24 June ~ When caretaker boss Nicky Forster led out his Brentford team at Wembley for the Johnstone’s Paint Trophy final, it would be fair to say that most Brentford fans thought he had a pretty good chance of landing the job permanently. After all, he was a Brentford stalwart as well as being likeable and intelligent He had an instant impact in terms of improving both results and the style of football when he took over in February. However, the final was lost, the season ended with a whimper and the club embarked on what was to be a long and tortuous search for a new manager.
The first indication that the appointment would not be one of the usual suspects on the managerial merry-go-round came when it was revealed that the job had been offered to (and turned down by) St Johnstone’s promising young manager Derek McInnes. Several frustrating weeks later, it was finally announced that Uwe Rösler would become the League’s only German manager.
Some were worried about his lack of lower-league experience. Others resorted to national stereotypes, claiming that "He’ll get us well organised" and "At least we’ll never lose another penalty shoot-out". The consensus now seems to be that it is a brave and imaginative appointment and Rösler has come across as confident and articulate in interviews (despite unfortunately referring to his new club as "Brentford City" on Sky Sports News). Having made a full recovery from cancer diagnosed in 2003, he took his coaching qualifications and went on to manage Lillestrom, Viking Stavanger and Molde in the Norwegian First Division with a reasonable degree of success.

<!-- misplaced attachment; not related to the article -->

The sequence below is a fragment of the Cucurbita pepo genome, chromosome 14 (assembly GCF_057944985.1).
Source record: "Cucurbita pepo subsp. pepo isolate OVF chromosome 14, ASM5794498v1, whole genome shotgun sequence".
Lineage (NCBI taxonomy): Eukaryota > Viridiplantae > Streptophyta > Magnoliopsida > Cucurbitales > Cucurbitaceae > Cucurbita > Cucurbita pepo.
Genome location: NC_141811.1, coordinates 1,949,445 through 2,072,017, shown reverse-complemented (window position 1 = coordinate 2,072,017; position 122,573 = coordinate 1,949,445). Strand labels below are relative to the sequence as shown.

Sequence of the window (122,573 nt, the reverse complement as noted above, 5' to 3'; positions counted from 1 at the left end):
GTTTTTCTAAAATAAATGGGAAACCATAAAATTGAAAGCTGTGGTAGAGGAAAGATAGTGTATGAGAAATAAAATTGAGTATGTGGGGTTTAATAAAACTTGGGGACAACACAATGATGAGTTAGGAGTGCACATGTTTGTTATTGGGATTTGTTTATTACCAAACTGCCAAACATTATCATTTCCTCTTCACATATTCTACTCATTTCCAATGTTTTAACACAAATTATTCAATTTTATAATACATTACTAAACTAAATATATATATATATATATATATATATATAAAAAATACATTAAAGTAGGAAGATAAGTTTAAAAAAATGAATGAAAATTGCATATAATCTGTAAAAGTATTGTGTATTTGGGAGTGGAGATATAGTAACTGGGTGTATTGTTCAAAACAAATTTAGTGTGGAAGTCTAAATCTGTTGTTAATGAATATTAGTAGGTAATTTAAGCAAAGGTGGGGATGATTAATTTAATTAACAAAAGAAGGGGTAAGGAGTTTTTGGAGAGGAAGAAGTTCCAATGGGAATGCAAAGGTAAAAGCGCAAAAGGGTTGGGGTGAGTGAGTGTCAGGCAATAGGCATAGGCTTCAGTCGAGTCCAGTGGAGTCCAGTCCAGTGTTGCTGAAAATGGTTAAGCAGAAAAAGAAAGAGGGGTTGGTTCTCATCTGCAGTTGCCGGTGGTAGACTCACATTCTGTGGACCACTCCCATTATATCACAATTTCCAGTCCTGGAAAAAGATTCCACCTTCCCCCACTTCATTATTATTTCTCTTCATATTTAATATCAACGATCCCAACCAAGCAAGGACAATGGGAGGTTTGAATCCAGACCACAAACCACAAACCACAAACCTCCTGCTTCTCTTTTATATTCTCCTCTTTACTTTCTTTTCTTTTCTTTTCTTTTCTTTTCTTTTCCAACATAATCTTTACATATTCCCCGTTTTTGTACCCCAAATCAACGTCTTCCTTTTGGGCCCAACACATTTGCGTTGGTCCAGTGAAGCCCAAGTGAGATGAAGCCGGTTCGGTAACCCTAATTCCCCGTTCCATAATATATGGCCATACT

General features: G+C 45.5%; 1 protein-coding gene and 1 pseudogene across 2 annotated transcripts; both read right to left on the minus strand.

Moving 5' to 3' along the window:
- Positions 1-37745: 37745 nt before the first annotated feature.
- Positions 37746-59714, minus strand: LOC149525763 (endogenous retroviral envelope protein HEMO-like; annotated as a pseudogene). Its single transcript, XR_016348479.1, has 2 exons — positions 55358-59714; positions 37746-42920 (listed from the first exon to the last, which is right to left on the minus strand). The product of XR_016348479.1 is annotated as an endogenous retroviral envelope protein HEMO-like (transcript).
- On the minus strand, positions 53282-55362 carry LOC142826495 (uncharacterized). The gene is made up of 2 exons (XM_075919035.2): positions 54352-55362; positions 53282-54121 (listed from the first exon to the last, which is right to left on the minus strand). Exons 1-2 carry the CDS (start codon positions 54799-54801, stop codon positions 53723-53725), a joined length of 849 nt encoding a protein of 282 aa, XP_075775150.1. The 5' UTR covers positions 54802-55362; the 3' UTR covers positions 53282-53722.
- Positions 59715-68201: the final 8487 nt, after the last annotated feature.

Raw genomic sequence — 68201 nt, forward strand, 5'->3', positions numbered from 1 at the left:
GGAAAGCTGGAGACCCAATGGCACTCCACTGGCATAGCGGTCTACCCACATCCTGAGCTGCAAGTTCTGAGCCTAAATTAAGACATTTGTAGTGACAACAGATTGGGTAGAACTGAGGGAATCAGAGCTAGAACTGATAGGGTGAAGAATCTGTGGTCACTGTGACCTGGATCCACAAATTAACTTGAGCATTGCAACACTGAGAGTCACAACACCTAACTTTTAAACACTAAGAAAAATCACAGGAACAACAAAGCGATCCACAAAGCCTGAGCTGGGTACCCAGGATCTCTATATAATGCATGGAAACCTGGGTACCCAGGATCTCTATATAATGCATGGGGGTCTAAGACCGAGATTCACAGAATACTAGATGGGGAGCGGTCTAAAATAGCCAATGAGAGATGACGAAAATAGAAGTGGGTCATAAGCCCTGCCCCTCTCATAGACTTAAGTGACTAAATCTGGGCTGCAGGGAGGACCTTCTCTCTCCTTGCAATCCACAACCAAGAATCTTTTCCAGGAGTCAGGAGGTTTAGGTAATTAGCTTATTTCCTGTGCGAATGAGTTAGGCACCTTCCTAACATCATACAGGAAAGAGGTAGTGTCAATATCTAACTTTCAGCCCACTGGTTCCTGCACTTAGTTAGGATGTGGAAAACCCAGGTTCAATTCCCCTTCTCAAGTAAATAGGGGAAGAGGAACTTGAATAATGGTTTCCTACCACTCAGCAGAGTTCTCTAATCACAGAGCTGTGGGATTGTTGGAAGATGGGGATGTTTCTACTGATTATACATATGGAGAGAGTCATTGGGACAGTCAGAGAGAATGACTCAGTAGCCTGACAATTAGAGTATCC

Much of the mood of guarded optimism is down to the generosity of benefactor Matthew Benham who, as well as increasing the playing budget, has ambitious plans to restructure the club behind the scenes. Mark Warburton has been appointed sporting director and the club intends to achieve Academy status; an under-21 development squad has been launched to bridge the gap between youth and first-team football. Rösler will have the funds to bring in five or six new players and his own backroom team.
So Uwe joins Gus Poyet and Paolo Di Canio as foreign managers trying to build a reputation in the lower leagues. It would be too much to expect him to emulate Poyet’s success but if Rösler can give Brentford a chance of promotion through playing attractive football, it won’t be just Manchester City fans who regard him as a cult hero. Chris Dean